Some may look to October for the start of crisp fall weather, trips to apple orchards, and pumpkin carving, but here at the Wheaton College Billy Graham Center Archives we celebrate October as American Archives Month. Joining archives, historical societies, and special collections around the country, we take this time to highlight the place of archives in preserving and making accessible the important records of our past and present communities.
While much of the work of archives takes place behind the scenes, both with archivists in stacks and researchers in reading rooms, this month we invite the wider community into the Archives through the 2021 Archival Research Lecture, A Gospel for the Poor: René Padilla and the Reshaping of Global Evangelicalism, presented by Dr. David Kirkpatrick at Wheaton College on Thursday, October 7th.
From the first Archival Research Lecture in 2008, the series has offered an opportunity for the Archives to celebrate the scholarship of the many researchers who come to use our collections, as well as explore how archival research shapes and informs their work.
With studies of individuals like Kathryn Kuhlman, Billy Graham, and Elisabeth Elliot or organizations such as Evangelical Fellowship of Mission Agencies, Youth for Christ, and China Inland Mission, the Archival Research Lectures have represented the breadth of evangelical mission history available in the Wheaton College Billy Graham Center Archive collections, as well as the rich scholarship of our researchers.
For the 2021 Archival Research Lecture, Dr. David Kirkpatrick, an Assistant Professor of Religion at James Madison University, tells the story of how a Cold War generation of Latin American evangelicals, including Wheaton graduate René Padilla, developed, named, and exported their version of social Christianity to an evolving coalition of global evangelicals. These global negotiations reshaped politics, widened theologies, and provoked an explosion of mission and relief organizations such as Compassion International and World Vision. His first book on this topic, A Gospel for the Poor: Global Social Christianity and the Latin American Evangelical Left, drew upon bilingual interviews and archival materials from three continents.
But what is the archival work behind such books really like?
For many, their first contact with archives and the primary source record comes not with direct interaction but mediated through the text of someone else’s writing. In these contexts, documents are often contextualized, arranged, and explained to illustrate a specific narrative. However, as any archivist facing a carton of records that have been haphazardly filed over a lifetime or a researcher confronted with hundreds of boxes knows all too well, documents do not naturally exist in such tidy narrative bundles.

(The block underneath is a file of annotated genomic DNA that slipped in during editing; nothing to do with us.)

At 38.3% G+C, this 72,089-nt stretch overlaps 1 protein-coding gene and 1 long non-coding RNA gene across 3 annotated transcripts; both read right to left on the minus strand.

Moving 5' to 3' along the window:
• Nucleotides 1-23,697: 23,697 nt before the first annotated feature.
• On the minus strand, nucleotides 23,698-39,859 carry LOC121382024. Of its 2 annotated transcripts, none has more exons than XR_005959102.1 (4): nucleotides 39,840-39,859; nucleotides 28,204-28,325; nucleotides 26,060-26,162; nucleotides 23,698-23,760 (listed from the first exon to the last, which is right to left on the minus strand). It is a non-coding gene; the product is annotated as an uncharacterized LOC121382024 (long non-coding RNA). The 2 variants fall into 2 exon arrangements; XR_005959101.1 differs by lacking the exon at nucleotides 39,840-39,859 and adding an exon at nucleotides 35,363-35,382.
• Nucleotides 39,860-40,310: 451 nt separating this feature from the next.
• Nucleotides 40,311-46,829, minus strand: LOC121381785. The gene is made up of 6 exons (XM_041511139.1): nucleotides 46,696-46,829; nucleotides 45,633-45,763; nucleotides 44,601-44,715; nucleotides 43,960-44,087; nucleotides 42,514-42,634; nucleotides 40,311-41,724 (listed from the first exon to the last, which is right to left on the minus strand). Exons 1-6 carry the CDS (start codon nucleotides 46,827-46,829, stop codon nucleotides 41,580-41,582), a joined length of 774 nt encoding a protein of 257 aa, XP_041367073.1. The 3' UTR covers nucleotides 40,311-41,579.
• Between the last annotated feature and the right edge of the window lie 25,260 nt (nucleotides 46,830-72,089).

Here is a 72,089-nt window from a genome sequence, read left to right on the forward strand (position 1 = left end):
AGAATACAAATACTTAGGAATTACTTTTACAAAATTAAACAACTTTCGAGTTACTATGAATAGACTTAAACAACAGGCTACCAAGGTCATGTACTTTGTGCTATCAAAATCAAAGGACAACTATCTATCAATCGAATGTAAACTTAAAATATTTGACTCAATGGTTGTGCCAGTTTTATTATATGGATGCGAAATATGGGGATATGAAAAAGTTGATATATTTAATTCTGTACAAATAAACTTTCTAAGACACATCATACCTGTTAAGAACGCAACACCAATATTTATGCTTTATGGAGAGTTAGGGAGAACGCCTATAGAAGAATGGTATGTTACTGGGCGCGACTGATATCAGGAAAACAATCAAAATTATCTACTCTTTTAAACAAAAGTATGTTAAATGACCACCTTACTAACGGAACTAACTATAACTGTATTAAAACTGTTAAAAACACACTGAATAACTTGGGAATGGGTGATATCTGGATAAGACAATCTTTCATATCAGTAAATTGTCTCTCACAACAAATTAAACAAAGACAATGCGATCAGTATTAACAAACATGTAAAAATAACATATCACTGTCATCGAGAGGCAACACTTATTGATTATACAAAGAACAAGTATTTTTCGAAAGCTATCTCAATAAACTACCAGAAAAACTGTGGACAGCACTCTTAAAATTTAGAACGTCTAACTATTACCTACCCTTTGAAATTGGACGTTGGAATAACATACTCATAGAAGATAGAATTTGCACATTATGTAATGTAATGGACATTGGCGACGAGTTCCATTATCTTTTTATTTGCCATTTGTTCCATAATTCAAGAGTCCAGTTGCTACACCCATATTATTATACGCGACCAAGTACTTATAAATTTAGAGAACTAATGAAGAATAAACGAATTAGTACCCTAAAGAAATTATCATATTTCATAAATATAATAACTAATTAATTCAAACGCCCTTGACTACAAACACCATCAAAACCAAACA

Reflecting on her experience researching Elizabeth Elliot, the Waorani, and Wycliffe Bible Translators in the 2017 lecture, Dr. Kathryn Long mused, “the process of using archival materials to shape a historical narrative, to tell a story, seems a lot like putting together a large and complicated jigsaw puzzle—the contents of a letter might represent one piece of the puzzle. The response to that letter from someone else might be another piece. A memo from other people could be yet another.”
For many researchers, like Dr. Long, this puzzle often includes not only different documents but also different collections and even different archives, as one piece of the puzzle invites investigation of another.
Highlighting the position of the Archive as a space for this important work of correlation, contextualization, and narrative building, we ask our all our lectures to consider – What is it like to do historical research in the Archives? How do researchers use scrapbooks, newspaper clippings, oral history interviews, and other materials to construct an historical narrative? What are the benefits of using these physical fragments to understand the past?
Whether through stories of watching 472 recordings of Kathryn Kuhlman’s television show, I Believe in Miracles, or listening to hours upon hours of oral history interviews with former China Inland Mission missionaries, past lecturers have provided fascinating glimpses into the reality of archival research, illustrating the alternatively exciting, frustrating, and, at times, wearying work of mediating the document and the narrative.
But more than the realities of working with archival documents, the Archival Research Lecture also offers an opportunity to hear and engage with the finished puzzle – the fascinating stories and ideas that researchers have constructed of these scattered pieces.
When Robert Shuster, long time archivist for the Wheaton College Billy Graham Center, introduced the first Archival Research Lecture in 2008, he explained, “We on the staff have the privilege of meeting a wide range of scholars, Christian workers, and the general public engaged in many different types of research, from preparing a one-woman show, to filming a documentary, to fashioning a website, to researching books, articles, and dissertations on a wide range of topics in Christian and secular history…The purpose of the research lectures is to give the Wheaton campus and community a chance to share in the adventure of learning about these exciting research trips and discoveries…We hope this can be one way that the Archives can contribute to Wheaton’s rich mix of knowledge, experiences and, above all, people.”
As we celebrate American Archives Month together, we hope that you can join us to hear the work of Dr. David Kirkpatrick and explore some archival documents for yourself. If not, we encourage all to engage with the insights and scholarship of past lectures through the recordings and transcripts available on our website.